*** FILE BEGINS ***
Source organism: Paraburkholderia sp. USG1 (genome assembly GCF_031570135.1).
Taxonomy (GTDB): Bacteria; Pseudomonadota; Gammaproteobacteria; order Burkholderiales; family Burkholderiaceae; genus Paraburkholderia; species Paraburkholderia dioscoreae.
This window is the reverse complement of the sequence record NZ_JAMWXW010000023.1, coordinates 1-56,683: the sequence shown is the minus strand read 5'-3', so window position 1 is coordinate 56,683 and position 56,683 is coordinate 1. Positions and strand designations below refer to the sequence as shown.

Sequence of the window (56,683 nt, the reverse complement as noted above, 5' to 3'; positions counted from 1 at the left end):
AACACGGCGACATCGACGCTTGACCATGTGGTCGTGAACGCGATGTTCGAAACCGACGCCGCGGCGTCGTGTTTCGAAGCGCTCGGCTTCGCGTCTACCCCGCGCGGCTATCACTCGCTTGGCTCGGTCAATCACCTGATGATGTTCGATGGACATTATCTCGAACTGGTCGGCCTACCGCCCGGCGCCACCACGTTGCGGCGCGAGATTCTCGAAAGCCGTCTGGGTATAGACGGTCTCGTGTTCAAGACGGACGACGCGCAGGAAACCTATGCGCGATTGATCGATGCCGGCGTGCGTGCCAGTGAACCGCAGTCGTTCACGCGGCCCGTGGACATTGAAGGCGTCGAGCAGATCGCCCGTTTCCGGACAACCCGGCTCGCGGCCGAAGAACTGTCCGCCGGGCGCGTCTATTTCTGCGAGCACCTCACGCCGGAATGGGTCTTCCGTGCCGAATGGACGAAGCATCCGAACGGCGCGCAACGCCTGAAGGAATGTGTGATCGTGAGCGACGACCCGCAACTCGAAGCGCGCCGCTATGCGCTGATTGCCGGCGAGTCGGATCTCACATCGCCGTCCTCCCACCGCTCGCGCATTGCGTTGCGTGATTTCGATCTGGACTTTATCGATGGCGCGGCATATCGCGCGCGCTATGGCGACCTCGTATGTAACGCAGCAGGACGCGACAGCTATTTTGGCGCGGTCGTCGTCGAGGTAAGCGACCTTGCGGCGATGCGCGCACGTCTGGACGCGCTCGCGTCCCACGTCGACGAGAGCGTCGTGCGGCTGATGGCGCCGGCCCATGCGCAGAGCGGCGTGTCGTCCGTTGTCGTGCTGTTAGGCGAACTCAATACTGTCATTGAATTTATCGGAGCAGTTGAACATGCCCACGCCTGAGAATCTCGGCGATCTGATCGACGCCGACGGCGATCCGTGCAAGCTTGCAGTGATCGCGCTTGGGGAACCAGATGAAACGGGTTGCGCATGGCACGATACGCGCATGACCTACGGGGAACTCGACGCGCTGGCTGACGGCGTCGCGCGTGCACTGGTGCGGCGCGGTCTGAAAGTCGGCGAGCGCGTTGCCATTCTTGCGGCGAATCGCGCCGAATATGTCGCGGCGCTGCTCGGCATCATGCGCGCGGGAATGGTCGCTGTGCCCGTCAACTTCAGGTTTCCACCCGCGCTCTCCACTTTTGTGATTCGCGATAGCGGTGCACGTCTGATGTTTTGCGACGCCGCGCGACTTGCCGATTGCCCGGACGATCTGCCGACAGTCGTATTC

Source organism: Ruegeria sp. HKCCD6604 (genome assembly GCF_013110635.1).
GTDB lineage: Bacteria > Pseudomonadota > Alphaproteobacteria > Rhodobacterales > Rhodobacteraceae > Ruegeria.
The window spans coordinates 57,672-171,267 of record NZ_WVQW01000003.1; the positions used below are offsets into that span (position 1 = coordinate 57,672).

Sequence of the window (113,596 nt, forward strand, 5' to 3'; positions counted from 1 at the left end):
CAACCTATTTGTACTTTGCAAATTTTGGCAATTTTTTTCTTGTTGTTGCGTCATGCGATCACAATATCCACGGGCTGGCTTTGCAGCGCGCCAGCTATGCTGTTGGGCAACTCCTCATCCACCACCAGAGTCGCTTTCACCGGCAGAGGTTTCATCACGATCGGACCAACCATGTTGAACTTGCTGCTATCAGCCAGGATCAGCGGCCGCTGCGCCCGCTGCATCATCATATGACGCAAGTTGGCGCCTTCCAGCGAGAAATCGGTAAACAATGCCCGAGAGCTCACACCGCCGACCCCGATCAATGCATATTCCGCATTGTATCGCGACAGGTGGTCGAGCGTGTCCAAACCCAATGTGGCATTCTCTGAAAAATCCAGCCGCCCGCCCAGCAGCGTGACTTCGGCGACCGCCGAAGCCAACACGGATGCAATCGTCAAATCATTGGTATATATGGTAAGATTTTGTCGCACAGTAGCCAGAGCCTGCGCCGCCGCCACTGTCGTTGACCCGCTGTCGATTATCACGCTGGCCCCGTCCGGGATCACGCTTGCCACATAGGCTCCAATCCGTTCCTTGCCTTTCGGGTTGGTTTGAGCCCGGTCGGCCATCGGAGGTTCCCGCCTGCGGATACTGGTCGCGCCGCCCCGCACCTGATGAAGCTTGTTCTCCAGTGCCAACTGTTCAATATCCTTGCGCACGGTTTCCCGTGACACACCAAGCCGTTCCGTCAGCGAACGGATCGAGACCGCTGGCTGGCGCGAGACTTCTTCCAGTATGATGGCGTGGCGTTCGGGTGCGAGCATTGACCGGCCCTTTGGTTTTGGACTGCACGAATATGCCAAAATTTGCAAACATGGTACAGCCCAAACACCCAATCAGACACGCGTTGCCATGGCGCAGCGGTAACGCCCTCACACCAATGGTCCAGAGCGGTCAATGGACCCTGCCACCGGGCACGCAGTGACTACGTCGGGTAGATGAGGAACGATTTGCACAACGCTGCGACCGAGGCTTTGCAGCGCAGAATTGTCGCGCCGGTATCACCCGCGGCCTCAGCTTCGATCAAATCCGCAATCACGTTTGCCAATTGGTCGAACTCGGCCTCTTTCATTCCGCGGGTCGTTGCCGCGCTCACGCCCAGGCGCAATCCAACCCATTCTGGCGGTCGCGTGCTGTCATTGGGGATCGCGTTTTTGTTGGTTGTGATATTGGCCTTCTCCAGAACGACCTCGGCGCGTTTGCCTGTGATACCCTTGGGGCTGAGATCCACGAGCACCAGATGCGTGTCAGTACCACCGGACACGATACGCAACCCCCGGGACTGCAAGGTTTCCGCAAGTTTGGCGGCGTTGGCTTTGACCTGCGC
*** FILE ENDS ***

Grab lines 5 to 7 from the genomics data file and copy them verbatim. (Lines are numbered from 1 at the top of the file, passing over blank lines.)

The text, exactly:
AACACGGCGACATCGACGCTTGACCATGTGGTCGTGAACGCGATGTTCGAAACCGACGCCGCGGCGTCGTGTTTCGAAGCGCTCGGCTTCGCGTCTACCCCGCGCGGCTATCACTCGCTTGGCTCGGTCAATCACCTGATGATGTTCGATGGACATTATCTCGAACTGGTCGGCCTACCGCCCGGCGCCACCACGTTGCGGCGCGAGATTCTCGAAAGCCGTCTGGGTATAGACGGTCTCGTGTTCAAGACGGACGACGCGCAGGAAACCTATGCGCGATTGATCGATGCCGGCGTGCGTGCCAGTGAACCGCAGTCGTTCACGCGGCCCGTGGACATTGAAGGCGTCGAGCAGATCGCCCGTTTCCGGACAACCCGGCTCGCGGCCGAAGAACTGTCCGCCGGGCGCGTCTATTTCTGCGAGCACCTCACGCCGGAATGGGTCTTCCGTGCCGAATGGACGAAGCATCCGAACGGCGCGCAACGCCTGAAGGAATGTGTGATCGTGAGCGACGACCCGCAACTCGAAGCGCGCCGCTATGCGCTGATTGCCGGCGAGTCGGATCTCACATCGCCGTCCTCCCACCGCTCGCGCATTGCGTTGCGTGATTTCGATCTGGACTTTATCGATGGCGCGGCATATCGCGCGCGCTATGGCGACCTCGTATGTAACGCAGCAGGACGCGACAGCTATTTTGGCGCGGTCGTCGTCGAGGTAAGCGACCTTGCGGCGATGCGCGCACGTCTGGACGCGCTCGCGTCCCACGTCGACGAGAGCGTCGTGCGGCTGATGGCGCCGGCCCATGCGCAGAGCGGCGTGTCGTCCGTTGTCGTGCTGTTAGGCGAACTCAATACTGTCATTGAATTTATCGGAGCAGTTGAACATGCCCACGCCTGAGAATCTCGGCGATCTGATCGACGCCGACGGCGATCCGTGCAAGCTTGCAGTGATCGCGCTTGGGGAACCAGATGAAACGGGTTGCGCATGGCACGATACGCGCATGACCTACGGGGAACTCGACGCGCTGGCTGACGGCGTCGCGCGTGCACTGGTGCGGCGCGGTCTGAAAGTCGGCGAGCGCGTTGCCATTCTTGCGGCGAATCGCGCCGAATATGTCGCGGCGCTGCTCGGCATCATGCGCGCGGGAATGGTCGCTGTGCCCGTCAACTTCAGGTTTCCACCCGCGCTCTCCACTTTTGTGATTCGCGATAGCGGTGCACGTCTGATGTTTTGCGACGCCGCGCGACTTGCCGATTGCCCGGACGATCTGCCGACAGTCGTATTC

Source organism: Ruegeria sp. HKCCD6604 (genome assembly GCF_013110635.1).
GTDB lineage: Bacteria > Pseudomonadota > Alphaproteobacteria > Rhodobacterales > Rhodobacteraceae > Ruegeria.